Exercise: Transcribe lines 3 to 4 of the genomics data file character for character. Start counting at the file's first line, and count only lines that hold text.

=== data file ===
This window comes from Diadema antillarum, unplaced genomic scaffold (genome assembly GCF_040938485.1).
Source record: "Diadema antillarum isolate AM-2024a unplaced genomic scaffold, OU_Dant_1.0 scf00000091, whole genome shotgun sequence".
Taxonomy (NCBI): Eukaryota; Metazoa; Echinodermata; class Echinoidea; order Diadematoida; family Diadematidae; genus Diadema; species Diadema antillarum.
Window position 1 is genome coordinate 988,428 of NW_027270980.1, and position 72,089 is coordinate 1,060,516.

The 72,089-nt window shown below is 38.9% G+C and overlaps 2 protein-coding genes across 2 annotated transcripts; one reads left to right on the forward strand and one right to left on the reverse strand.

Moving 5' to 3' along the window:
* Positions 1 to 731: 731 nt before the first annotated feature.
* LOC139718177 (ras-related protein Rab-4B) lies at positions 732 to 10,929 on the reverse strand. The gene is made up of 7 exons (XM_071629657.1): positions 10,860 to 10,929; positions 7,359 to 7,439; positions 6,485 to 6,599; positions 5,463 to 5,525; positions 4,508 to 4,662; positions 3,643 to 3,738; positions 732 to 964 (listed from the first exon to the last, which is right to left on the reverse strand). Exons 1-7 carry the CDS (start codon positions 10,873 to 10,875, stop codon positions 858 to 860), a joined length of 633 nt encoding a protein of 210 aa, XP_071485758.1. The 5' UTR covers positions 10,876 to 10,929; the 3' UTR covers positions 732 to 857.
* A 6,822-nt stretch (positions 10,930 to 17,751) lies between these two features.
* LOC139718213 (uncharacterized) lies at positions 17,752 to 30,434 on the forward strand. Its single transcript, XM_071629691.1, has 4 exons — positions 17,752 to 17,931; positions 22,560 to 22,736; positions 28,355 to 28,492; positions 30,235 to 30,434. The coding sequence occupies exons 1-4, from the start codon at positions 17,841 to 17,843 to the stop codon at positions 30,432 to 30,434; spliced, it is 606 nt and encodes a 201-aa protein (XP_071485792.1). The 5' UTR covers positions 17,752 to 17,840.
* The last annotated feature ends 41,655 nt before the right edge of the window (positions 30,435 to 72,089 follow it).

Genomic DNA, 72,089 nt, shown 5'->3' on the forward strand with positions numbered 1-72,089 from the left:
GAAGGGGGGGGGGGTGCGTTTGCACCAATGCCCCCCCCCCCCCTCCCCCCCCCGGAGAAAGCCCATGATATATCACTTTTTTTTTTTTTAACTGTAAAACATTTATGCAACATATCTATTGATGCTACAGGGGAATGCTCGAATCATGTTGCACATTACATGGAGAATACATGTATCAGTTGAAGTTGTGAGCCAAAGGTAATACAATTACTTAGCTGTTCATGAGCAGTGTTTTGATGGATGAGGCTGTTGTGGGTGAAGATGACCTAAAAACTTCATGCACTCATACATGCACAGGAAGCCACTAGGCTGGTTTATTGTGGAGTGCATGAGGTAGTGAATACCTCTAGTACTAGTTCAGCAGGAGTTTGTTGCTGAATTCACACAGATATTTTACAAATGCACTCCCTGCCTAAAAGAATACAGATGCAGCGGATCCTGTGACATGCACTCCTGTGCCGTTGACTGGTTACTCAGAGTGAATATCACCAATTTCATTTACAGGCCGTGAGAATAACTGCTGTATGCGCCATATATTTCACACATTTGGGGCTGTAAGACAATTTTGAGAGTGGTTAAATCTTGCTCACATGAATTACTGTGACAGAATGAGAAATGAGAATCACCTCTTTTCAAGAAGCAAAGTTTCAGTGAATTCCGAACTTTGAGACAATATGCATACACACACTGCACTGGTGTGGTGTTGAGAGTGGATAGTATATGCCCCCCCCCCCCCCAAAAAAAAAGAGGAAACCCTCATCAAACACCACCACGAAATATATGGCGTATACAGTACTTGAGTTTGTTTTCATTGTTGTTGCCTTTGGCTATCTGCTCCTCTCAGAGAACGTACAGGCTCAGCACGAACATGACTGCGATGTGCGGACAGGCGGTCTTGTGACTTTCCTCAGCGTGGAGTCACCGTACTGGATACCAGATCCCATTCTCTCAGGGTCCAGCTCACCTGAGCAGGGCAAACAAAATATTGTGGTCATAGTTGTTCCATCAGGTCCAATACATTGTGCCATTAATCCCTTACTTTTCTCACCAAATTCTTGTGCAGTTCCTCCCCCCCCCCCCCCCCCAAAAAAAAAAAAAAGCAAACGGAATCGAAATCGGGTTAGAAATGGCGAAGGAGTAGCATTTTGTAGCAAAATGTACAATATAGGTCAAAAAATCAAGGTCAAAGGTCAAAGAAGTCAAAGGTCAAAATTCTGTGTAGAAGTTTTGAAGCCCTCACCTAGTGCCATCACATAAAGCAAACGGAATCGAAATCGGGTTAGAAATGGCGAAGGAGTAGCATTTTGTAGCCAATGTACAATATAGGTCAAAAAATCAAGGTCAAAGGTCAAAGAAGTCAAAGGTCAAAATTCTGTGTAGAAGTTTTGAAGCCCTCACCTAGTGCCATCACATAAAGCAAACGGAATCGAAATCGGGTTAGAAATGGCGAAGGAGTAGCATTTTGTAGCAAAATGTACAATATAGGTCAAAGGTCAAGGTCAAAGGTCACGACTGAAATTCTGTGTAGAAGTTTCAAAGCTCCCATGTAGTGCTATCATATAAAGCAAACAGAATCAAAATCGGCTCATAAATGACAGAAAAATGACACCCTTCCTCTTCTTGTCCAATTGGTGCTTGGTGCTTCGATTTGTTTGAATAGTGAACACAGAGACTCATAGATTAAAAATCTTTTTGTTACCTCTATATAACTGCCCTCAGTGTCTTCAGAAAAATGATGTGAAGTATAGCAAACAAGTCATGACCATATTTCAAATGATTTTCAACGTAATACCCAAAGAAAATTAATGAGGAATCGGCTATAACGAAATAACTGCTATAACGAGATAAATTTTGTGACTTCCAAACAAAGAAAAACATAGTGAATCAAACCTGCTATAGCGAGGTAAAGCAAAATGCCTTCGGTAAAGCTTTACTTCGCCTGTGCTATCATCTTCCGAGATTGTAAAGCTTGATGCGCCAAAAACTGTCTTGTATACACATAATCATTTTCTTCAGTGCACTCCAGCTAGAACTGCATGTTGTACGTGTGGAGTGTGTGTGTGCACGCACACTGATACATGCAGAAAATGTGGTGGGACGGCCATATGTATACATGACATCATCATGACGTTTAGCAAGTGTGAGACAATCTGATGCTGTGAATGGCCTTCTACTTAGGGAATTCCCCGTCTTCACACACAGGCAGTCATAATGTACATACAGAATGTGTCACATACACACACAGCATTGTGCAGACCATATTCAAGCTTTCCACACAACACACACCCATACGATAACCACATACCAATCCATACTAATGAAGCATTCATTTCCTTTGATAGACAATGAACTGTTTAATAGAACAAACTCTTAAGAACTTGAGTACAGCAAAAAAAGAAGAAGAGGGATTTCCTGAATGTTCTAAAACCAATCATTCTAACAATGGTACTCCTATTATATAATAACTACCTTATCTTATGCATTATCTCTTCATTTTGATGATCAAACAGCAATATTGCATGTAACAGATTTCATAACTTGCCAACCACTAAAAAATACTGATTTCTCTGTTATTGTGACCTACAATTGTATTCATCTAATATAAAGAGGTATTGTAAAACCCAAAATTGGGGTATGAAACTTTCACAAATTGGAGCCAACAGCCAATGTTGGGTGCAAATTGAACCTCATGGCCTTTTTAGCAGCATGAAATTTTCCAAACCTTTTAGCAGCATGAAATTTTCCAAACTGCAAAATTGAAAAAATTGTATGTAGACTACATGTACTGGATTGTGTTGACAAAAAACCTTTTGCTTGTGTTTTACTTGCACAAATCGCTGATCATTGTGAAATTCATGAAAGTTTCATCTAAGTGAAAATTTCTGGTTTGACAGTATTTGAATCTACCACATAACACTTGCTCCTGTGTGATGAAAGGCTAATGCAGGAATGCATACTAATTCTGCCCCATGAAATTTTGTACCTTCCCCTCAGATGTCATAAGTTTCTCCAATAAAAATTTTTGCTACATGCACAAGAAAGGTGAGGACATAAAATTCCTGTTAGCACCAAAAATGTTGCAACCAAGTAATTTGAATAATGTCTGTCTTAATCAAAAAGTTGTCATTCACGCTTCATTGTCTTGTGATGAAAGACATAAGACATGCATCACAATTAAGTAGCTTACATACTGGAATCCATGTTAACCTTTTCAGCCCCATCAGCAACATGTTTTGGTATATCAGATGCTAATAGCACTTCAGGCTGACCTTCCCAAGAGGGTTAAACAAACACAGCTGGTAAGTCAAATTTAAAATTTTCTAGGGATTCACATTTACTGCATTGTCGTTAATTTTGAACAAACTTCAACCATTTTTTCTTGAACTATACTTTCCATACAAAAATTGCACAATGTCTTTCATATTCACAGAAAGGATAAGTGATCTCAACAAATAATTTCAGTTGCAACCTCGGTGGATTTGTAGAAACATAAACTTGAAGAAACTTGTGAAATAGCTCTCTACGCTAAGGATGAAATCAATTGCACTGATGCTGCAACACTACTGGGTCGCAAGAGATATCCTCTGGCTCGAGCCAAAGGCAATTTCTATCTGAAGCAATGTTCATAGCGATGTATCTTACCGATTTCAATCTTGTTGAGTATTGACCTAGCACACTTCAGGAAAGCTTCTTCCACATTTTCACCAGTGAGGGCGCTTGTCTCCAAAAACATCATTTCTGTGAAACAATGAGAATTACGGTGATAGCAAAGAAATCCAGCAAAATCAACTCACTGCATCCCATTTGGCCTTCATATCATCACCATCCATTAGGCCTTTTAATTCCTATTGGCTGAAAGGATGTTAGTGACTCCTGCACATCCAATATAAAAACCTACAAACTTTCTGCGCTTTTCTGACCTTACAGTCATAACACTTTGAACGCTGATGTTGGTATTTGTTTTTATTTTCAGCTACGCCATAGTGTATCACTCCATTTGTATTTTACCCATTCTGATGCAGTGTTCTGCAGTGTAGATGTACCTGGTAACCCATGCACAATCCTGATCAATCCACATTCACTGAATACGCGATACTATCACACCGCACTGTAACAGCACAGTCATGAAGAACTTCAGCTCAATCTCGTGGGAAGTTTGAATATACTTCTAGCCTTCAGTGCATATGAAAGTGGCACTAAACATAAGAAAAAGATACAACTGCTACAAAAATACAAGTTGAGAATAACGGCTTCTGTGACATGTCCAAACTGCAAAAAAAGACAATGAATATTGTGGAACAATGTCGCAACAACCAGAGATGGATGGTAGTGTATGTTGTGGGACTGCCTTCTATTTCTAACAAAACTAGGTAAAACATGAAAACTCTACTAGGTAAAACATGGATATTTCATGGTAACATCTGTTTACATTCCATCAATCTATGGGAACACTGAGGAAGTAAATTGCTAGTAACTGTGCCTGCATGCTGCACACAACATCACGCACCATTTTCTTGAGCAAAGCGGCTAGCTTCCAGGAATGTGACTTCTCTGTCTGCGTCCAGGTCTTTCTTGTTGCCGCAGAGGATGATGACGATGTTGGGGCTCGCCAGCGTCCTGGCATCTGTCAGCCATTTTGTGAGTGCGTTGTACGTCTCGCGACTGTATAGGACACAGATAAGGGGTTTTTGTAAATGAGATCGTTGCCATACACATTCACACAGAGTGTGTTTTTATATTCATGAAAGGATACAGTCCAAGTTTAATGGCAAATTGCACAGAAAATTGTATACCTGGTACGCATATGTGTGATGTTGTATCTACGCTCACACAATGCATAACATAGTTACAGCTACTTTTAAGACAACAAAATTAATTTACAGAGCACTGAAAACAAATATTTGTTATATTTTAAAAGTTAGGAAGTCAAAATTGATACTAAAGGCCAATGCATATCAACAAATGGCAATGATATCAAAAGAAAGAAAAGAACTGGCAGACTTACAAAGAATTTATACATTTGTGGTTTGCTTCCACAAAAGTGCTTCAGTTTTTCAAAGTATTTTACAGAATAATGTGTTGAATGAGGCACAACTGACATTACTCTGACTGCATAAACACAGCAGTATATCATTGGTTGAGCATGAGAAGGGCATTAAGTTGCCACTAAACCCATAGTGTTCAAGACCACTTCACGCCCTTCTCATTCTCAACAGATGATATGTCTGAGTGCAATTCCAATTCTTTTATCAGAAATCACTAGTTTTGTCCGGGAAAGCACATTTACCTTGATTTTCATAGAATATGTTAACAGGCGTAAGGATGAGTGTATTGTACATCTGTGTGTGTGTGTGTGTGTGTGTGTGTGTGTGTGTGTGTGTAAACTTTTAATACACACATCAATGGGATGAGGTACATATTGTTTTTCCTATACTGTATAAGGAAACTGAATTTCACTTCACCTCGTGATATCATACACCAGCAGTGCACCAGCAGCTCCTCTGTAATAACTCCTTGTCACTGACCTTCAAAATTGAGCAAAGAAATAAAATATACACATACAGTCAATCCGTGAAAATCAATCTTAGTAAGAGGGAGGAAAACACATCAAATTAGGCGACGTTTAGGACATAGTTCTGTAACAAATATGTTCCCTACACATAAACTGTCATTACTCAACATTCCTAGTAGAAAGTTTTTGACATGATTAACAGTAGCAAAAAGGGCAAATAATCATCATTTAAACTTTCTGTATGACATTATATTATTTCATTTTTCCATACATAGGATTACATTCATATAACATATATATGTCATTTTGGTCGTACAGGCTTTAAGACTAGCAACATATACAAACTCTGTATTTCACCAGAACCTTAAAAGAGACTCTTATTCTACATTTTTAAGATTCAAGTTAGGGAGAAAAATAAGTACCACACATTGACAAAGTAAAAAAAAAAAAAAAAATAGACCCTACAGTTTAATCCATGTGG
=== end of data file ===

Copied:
Taxonomy (NCBI): Eukaryota; Metazoa; Echinodermata; class Echinoidea; order Diadematoida; family Diadematidae; genus Diadema; species Diadema antillarum.
Window position 1 is genome coordinate 988,428 of NW_027270980.1, and position 72,089 is coordinate 1,060,516.